But God has been not only putting Muslims on in the mind at least, or the forefront of people’s thinking in America, but he’s been stirring the church and in the last 25 years, through Frontiers, through Pioneers, through various mission agencies and various churches. More Muslims have come to Christ in the last 25 years than the entire history of missions combined. God is doing a new thing. You should have at least smiled at that. Do we need some coffee? Can we take a coffee break?

Breaking Through the Barrier

God is doing a new thing. I think of Iran. This symbolizes the most fanatical type of Islam in the world. In 1979, Ayatollah took over and you need to know that Ayatollah did one of the greatest things he could do for world evangelization. Do you know that? His fanatical regime turned many Iranians to the Lord. Many became open, many left and fled, and today over 30,000 Iranians know Jesus since 1979. The church is growing rapidly. I got a chance to see a video of Iranians worshiping Jesus. It’s a powerful thought when you consider the fanaticism of this country, and yet the very man who brought that video went back and was martyred soon after. So I also got a chance to meet my first martyr. I’m telling you the good news, the reports, the breakthroughs, but Muslim ministry is still hard.

The favorite verse of most people working in the Muslim world is “where two or three are gathered . . .” (Matthew 18:20). One of the things I learned in ministry is that I learned to dance. It’s called the Sunda Shuffle. We worked among the Sundanese and it’s three steps forward, two steps back. That reflects Muslim ministry, and after I shared this with our people and our international council — our other brothers and sisters working among Muslims — over the next few months I saw a prayer letter and it said “The Sunda Shuffle Comes to Casablanca.” And then the next year our brother from Turkey said, “Well, yes, we had a church last year. We have nothing this year. We are learning the Turkish Two Step.” So Muslim ministry is difficult, but there are breakthroughs.

We see it in Iran and in Bangladesh, right over here. Our team leader got a chance to meet an imam. An imam is the priest or pastor of the mosque, and this imam came to know Jesus and he went back to his village and won 800 to the Lord. Any of your churches got 800 this year? Praise the Lord. He met another imam who came to Christ. He went back and only got 500 to Jesus. Praise the Lord.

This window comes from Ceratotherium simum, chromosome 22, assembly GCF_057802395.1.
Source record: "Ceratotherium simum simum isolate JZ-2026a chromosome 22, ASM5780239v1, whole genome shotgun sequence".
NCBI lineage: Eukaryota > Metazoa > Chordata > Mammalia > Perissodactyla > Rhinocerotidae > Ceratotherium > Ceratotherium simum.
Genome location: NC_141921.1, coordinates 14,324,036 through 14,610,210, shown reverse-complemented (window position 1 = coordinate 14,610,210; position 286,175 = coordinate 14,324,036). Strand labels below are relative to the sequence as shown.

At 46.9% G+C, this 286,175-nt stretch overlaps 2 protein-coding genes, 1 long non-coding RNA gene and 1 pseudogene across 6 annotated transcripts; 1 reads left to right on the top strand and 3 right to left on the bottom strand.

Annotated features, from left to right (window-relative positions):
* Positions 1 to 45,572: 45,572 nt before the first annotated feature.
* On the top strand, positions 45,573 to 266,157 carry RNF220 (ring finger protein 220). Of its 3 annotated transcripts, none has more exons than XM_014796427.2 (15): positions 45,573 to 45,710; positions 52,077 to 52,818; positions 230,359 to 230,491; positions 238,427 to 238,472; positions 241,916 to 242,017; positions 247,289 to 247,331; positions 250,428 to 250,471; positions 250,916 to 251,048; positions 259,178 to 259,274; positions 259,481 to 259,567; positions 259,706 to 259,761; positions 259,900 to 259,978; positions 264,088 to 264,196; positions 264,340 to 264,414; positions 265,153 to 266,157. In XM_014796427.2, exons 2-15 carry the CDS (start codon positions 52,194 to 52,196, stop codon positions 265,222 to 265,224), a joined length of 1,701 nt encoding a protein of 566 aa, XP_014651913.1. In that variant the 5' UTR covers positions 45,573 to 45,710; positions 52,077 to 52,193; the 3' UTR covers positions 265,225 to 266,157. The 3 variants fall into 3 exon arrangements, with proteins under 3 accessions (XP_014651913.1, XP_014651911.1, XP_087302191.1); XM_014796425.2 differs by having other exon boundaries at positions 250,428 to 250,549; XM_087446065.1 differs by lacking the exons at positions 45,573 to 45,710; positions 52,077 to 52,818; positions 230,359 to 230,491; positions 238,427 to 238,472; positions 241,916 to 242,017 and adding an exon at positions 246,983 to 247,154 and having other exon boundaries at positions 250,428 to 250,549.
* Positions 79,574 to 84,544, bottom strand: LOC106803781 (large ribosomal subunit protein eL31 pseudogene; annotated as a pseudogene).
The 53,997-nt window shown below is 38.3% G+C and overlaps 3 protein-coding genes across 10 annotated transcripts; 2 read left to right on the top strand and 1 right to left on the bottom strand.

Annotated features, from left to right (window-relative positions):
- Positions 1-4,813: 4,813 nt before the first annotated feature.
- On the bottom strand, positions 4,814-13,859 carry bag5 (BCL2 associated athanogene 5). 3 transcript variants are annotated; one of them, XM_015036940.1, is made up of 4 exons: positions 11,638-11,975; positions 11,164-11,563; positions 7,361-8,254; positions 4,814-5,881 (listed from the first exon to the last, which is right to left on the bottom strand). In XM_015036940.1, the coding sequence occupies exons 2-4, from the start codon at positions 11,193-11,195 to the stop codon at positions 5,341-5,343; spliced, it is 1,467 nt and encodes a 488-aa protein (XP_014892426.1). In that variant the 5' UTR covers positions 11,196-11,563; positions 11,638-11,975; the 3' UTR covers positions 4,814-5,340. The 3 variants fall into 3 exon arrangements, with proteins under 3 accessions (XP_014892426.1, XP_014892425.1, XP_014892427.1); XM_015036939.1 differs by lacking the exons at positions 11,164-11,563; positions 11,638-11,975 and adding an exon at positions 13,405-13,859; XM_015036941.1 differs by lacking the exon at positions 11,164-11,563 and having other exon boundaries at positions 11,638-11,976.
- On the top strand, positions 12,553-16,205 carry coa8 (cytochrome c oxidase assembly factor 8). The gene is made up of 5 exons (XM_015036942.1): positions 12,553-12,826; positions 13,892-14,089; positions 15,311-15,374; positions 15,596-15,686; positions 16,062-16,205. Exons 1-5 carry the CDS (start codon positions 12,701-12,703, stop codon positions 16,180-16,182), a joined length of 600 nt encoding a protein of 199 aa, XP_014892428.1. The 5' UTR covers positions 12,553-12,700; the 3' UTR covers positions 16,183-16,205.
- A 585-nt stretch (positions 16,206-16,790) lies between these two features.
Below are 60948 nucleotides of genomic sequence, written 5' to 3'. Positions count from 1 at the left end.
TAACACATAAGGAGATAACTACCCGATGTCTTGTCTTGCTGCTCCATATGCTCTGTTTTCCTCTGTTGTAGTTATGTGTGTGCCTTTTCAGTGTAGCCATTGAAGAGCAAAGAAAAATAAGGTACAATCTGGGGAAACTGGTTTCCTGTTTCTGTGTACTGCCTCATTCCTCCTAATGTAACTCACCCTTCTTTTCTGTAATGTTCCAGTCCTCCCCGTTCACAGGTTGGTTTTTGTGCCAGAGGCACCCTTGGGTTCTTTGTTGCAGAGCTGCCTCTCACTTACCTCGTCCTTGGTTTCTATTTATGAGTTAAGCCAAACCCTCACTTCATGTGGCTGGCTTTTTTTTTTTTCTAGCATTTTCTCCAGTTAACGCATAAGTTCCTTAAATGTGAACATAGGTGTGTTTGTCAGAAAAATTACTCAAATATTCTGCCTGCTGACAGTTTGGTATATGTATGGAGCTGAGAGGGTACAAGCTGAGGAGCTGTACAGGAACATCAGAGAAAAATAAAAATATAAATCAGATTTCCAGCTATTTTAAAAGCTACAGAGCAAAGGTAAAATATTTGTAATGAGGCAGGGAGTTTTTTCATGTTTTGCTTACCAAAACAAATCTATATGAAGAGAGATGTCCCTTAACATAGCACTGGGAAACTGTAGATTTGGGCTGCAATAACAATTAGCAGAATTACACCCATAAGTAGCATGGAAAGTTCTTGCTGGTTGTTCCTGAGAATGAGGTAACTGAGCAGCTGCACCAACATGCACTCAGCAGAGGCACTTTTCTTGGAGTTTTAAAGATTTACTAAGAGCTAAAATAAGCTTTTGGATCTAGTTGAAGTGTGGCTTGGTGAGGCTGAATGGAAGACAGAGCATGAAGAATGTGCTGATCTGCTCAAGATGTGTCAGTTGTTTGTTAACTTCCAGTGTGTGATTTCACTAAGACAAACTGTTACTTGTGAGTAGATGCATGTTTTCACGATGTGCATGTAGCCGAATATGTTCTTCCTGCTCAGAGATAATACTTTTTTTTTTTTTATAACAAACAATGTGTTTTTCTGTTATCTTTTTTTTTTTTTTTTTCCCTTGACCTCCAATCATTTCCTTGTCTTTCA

I was reading in an Egyptian newspaper about Bangladesh and it said from a Muslim perspective, “The Tragedy of Faith in Bangladesh.” Why was that? They said, from a Muslim perspective, it was a tragedy that a hundred-thousand Bangladeshi have come to Christ in these last number of years. They thought, “What are we going to do?”

In 1986, Albania was described as Europe’s most closed country and least evangelized land, and they proudly claimed to be the world’s first atheist state, yet also Europe’s only Muslim state. Now think about that. They were Muslim-atheist. They’re very creative thinkers. They were true Barthians, I guess, in terms of the dialectic. But they can do it. I’ve met Muslims that were atheists.

Today since the fall of communism, there are over 500 missionaries in Albania. In fact, Albania has more missionaries per capita than any country in the world. Over 80 churches have been established in this time, and a couple summers ago one of our teams went from village to village showing the Jesus film, and they said the only persecution they experienced was from a nun who threw a rock through the screen when they were showing the Jesus film. That’s Albania.

Gospel Growth in Kazakhstan

Kazakhstan, how many people do you have in Kazakhstan now? There are two families going with one more couple going. Kazakhstan is an amazing story. Our team leader arrived a few years ago and Campus Crusade beat him there. Now what is Campus Crusade famous for? You know it’s not Reformed theology. They’re famous for evangelism and they were out there preaching the gospel. They won a hundred Kazakhs to the Lord and they said to our team leader, “How would you like to begin your church planning career in the Muslim world with a hundred converts?” Well, he didn’t have to fast and pray over that.